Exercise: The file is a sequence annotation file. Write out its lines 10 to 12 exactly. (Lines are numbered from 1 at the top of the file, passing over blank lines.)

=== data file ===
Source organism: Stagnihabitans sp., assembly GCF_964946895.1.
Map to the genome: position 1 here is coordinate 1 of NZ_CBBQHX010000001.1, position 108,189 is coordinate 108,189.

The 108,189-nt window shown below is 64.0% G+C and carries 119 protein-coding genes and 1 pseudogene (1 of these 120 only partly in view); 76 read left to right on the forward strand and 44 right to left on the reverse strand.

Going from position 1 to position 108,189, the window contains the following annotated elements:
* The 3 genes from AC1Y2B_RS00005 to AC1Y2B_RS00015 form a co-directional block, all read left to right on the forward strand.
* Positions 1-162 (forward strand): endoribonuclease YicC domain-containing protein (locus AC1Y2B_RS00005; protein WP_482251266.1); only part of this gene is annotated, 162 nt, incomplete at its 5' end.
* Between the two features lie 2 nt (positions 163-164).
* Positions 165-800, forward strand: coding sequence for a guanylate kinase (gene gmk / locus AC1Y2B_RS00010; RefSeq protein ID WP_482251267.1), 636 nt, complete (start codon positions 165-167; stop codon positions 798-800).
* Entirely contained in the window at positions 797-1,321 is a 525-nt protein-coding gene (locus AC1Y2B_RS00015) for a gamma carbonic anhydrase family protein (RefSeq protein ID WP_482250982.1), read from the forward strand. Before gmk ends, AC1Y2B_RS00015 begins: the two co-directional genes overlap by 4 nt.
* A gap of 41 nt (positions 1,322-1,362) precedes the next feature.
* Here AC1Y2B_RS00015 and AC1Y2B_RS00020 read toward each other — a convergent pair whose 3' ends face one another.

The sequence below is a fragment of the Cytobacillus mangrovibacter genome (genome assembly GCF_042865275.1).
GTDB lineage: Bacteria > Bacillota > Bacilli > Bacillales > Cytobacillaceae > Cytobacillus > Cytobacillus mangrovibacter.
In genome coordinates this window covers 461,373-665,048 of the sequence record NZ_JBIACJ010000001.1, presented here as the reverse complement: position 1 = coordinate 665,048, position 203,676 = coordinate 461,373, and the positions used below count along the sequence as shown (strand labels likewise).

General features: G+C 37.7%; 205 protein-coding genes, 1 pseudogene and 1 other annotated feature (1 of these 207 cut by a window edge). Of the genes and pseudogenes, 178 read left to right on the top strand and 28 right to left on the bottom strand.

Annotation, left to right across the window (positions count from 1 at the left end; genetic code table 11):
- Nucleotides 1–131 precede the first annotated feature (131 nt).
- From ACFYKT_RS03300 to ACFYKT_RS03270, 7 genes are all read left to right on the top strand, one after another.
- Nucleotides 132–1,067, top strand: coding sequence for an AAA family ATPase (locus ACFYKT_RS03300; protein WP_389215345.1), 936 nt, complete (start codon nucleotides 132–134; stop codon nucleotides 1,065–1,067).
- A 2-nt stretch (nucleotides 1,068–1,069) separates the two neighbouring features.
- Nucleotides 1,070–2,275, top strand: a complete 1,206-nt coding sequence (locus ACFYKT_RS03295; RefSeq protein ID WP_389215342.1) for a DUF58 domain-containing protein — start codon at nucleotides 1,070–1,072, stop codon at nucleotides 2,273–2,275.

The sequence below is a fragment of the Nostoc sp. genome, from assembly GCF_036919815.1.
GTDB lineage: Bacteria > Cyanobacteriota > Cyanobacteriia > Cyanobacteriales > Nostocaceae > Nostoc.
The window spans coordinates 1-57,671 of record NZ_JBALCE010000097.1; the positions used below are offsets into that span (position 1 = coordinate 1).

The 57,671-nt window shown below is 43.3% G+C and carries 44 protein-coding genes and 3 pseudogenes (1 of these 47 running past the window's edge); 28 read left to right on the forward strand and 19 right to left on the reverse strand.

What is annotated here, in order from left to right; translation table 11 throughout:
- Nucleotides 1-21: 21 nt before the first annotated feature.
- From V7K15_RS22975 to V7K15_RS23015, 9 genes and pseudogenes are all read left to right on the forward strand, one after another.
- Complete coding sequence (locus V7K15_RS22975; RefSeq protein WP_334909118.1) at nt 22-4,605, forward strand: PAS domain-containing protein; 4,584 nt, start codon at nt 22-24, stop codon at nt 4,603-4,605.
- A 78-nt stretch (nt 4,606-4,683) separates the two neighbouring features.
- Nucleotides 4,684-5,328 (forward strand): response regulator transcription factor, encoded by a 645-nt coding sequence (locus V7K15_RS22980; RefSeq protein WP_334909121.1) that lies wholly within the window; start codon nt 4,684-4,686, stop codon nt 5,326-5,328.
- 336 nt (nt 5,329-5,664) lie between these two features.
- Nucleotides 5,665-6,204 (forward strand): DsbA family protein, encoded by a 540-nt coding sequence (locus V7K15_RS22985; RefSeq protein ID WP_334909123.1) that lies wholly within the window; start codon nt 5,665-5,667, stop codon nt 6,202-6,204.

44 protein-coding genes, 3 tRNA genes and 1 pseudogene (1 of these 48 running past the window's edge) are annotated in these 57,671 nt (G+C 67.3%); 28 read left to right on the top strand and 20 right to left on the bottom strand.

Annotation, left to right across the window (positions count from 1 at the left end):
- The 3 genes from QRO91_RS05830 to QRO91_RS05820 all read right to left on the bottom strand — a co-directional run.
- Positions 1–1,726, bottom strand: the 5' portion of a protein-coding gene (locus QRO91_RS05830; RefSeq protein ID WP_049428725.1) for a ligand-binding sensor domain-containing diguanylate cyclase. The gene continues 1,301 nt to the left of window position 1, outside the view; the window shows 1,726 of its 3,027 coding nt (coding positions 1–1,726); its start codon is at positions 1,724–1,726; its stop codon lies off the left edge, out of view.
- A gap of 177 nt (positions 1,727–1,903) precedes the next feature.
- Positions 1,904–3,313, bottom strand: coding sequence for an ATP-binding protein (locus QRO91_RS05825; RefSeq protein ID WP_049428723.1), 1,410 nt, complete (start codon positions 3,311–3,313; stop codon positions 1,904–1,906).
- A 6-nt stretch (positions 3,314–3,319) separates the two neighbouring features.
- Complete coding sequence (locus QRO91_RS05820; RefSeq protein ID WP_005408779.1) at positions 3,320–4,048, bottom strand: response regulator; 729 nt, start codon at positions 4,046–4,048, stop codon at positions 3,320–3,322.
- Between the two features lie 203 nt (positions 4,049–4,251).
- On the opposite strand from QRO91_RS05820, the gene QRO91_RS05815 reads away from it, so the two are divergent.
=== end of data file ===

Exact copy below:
* A gap of 41 nt (positions 1,322-1,362) precedes the next feature.
* Here AC1Y2B_RS00015 and AC1Y2B_RS00020 read toward each other — a convergent pair whose 3' ends face one another.

The sequence below is a fragment of the Cytobacillus mangrovibacter genome (genome assembly GCF_042865275.1).